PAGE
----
Despite findings that Black Americans are more likely to die of lung cancer than white Americans, current screening guidelines fail to properly count this population, according to new findings published in the International Association for the Study of Lung Cancer’s Journal of Thoracic Oncology.

Black people have different patterns of smoking and lung cancer. They are more likely to begin smoking at a later age, have a longer duration of smoking, are less likely to quit and are more likely to be diagnosed with lung cancer at an earlier age.

Yet current guidelines from the United States Preventive Services Task Force (USPSTF) recommend that individuals between ages 55 and 80 with a smoking history of 30 or more pack-years and who are either current smokers or who have quit smoking within the last 15 years be screened for lung cancer. Meanwhile, the Center for Medicare and Medicaid Services recommends screening such individuals between ages 55 and 77. (A pack-year is equal to smoking one pack containing 20 cigarettes every day for a year.)

Revisions are underway to lower the USPSTF recommended screening age to 50 and the number of pack-years to 20.

According to the Southern Community Cohort, a study of cancer and other major diseases, only 17% of African Americans who ever smoked would have met current USPSTF criteria compared with 31% of white Americans. This is despite research that shows Black ever-smokers are at greater risk for lung cancer than their white counterparts even after factoring in age and smoking history.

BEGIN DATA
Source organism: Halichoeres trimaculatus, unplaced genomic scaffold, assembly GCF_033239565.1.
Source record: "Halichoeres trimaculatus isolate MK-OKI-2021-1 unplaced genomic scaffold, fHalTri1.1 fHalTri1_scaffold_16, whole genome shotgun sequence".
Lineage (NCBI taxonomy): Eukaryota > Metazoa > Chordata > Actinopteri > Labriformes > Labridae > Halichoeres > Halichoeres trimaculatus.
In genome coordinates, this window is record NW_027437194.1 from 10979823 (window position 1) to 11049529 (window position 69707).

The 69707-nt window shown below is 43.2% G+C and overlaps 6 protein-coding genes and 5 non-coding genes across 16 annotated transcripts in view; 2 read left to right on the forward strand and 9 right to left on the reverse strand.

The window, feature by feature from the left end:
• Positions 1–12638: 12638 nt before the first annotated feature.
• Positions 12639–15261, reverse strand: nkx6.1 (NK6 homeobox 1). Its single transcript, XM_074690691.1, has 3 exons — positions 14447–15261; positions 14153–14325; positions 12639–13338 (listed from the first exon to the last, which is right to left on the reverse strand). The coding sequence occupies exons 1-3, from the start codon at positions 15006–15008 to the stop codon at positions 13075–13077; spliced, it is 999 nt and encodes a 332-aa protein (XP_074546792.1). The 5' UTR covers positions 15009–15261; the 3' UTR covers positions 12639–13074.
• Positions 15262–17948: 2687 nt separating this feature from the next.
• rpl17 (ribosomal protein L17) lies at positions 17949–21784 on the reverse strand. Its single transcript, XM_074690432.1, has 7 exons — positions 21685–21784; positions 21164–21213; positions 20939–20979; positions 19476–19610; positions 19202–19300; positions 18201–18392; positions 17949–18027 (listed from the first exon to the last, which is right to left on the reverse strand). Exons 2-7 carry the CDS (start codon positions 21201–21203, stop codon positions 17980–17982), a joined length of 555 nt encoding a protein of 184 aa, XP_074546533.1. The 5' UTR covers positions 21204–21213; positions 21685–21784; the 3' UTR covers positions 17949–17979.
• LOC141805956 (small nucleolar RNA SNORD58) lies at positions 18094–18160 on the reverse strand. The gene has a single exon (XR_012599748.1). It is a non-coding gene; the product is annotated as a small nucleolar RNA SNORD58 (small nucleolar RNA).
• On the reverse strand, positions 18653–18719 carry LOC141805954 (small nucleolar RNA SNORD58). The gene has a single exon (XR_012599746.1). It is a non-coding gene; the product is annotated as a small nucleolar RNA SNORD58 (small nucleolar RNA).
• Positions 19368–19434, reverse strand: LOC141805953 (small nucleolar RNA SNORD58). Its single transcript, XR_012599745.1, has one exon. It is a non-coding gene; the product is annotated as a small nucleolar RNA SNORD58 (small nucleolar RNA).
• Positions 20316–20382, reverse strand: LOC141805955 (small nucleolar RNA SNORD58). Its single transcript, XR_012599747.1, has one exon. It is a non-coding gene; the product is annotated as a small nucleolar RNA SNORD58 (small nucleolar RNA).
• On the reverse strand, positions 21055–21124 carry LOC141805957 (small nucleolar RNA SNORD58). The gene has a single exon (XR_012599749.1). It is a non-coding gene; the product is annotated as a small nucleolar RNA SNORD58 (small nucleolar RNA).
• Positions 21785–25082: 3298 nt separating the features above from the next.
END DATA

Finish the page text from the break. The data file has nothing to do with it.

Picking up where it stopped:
When researchers at the University of Illinois at Chicago followed up on the previous study, they analyzed a cohort of 1,050 patients with thoracic cancer (which includes lung cancer) from a cancer registry to determine whether each patient would have been eligible for screening according to the USPSTF criteria based on age, pack-years and quit time. (The cohort was eventually pared down to 883 ever-smokers, which included 258 white Americans, 497 Black Americans and 69 Hispanic people.)

This time, scientists used the PLCOm2012 lung cancer risk prediction model, which includes sociodemographic, medical history and four smoking exposure variables.

Compared with the USPSTF criteria, those of the PLCOm2012 had a greater sensitivity for African Americans at several different lung cancer risk thresholds. For example, at the 1.7% risk threshold of developing lung cancer over the next six years, PLCOm2012 identified 66% of cases among white people and 71.3% of cases among Black people. By contrast, USPSTF criteria at that risk threshold identified only 62.4% of white and 50.3% of Black cases.

Researchers also determined that 23.4% of the 64 Black Americans who were ineligible for USPSTF screening due to their age would have qualified according to the PLCOM2012 criteria. About 49% of the 53 Black ever-smokers who were ineligible for USPSTF screening because they had quit smoking more than 15 years ago would have been eligible using the PLCOM2012 model. In addition, 40.4% the 193 Black-ever smokers who didn’t meet the USPSTF criteria for screening because they had fewer than 30 pack-years would have qualified according to the criteria of the PLCOM2012 model.

“We found that the PLCOm2012 model was significantly more sensitive in selecting lung cancer patients as being eligible for screening the entire cohort,” said lead author Mary Pasquinelli, DNP, from the University of Illinois at Chicago. “Broader use of this model in racially diverse populations may help overcome disparities in lung cancer screening and outcomes.”

For related coverage, “Black, Hispanics Don’t Receive Suggests Lung Cancer Imaging” and “Anti-Tobacco Activism Has Nearly Eliminated Lung Cancer Racial Disparity.”